No, on second thought….just get a good beer and don’t answer… ;)

      1. Huey

        Thank you so much hahaha. This one is amazing, if only I could pull it off. I may give it a shot, if only for a quick laugh.

    7. Darthbobber

      Just tell them that financial advice from someone whose finances are such that they are cold-calling for a living holds no attraction for you.

      1. eg

        I occasionally default to the “sorry, I have a brother in the business” dodge — works for just about any pitch

        1. drumlin woodchuckles

          I would sometimes break into their pitch and give them my best John McClouglin impression:

          ” No, thank you. Byyyye Byyyye!”

  25. JerryDenim

    Boeing and the new 737 Max / Lion Air crash:

    Airbus has similar problems with both the A320 and A330 and perhaps other Airbus models I am unfamiliar with. They are all built to operate in a similar fashion as to minimize training costs for transitioning pilots. The A320 has been in service since 1988 (30 years!) and Airbus was recently forced to issue an airworthiness directive by the FAA for incidents similar to circumstances surrounding the Lion Air crash. The bulletin and new emergency procedures came out at the tail end of 2014.

    The bad scenario involved the engagement of a faulty or abnormal Alpha Protection modes (stall protection modes, i.e. Prot, Max, Floor) caused by erroneous data. Basically bad data from malfunctioning instruments would cause the flight computers to register Vls (slowest safe maneuverable speed) to be far too high or fast. The airplane would be flying just fine, but the airplane would mistakenly believe it was too slow and in imminent danger of entering a stall, so it would enter a mode where the airplane would do weird and dangerous things, the worst of which would be uncommanded nose down pitch and full thrust, which cannot be overridden with normal control inputs, (yikes!) to “recover” the aircraft to a flying/non-stalled state. This scenario of course was all supposed to be impossible according to the engineers due to redundancy, system logic, yada, yada, yada, but yet it was documented happening on numerous occasions and finally it was acknowledged and an official procedure was issued to help pilots correct the malfunction almost 30 years after the aircraft entered service, on the world’s most popular or widely used commercial aircraft no less.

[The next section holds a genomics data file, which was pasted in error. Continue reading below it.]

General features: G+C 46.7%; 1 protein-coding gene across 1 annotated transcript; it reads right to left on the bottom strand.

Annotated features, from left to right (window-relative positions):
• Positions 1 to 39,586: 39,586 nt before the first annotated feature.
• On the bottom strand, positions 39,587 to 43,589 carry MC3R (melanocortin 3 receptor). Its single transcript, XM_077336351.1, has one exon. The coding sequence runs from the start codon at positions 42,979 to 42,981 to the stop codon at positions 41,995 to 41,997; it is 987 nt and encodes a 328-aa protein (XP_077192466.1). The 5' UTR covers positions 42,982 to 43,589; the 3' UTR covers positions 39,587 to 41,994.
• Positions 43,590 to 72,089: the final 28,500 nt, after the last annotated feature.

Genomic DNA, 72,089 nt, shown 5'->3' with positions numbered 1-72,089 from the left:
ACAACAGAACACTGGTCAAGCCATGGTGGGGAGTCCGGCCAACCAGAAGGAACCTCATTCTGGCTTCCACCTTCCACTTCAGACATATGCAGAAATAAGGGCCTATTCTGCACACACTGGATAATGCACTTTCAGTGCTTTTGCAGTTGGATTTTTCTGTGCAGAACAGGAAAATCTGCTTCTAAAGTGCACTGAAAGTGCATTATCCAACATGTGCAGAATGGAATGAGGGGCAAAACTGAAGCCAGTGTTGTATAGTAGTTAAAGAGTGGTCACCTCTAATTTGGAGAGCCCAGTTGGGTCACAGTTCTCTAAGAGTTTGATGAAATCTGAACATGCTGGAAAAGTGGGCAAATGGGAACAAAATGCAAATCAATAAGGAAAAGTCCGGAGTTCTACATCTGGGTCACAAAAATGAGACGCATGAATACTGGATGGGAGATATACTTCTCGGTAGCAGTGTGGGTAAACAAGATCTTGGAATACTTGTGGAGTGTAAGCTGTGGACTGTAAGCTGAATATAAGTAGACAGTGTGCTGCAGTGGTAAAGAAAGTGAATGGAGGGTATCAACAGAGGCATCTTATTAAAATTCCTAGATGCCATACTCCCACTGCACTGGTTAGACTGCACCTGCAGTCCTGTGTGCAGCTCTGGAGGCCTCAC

I’ve weighed in here before with my distrust of automated systems, but I wanted to avoid diving in to something as technical and arcane as the automated stall recovery modes of particular aircraft, but this Lion Air crash has breached the topic unfortunately. Distracted drivers kill, drunk drivers kill, bad drivers kill, but so does automation. Don’t let techno-utopian, glibertarians in search of massive profits convince you otherwise.

  26. Annieb

    Amazon bait and switch: one of the ways to resist is to not buy it. The ole boycott remedy. I am pesimistic that Americans would be able to resist convenience for the sake of the greater good. But in any case, I am trying to resist. I won’t be using any more, don’t go to Whole Foods, don’t buy from Zappos.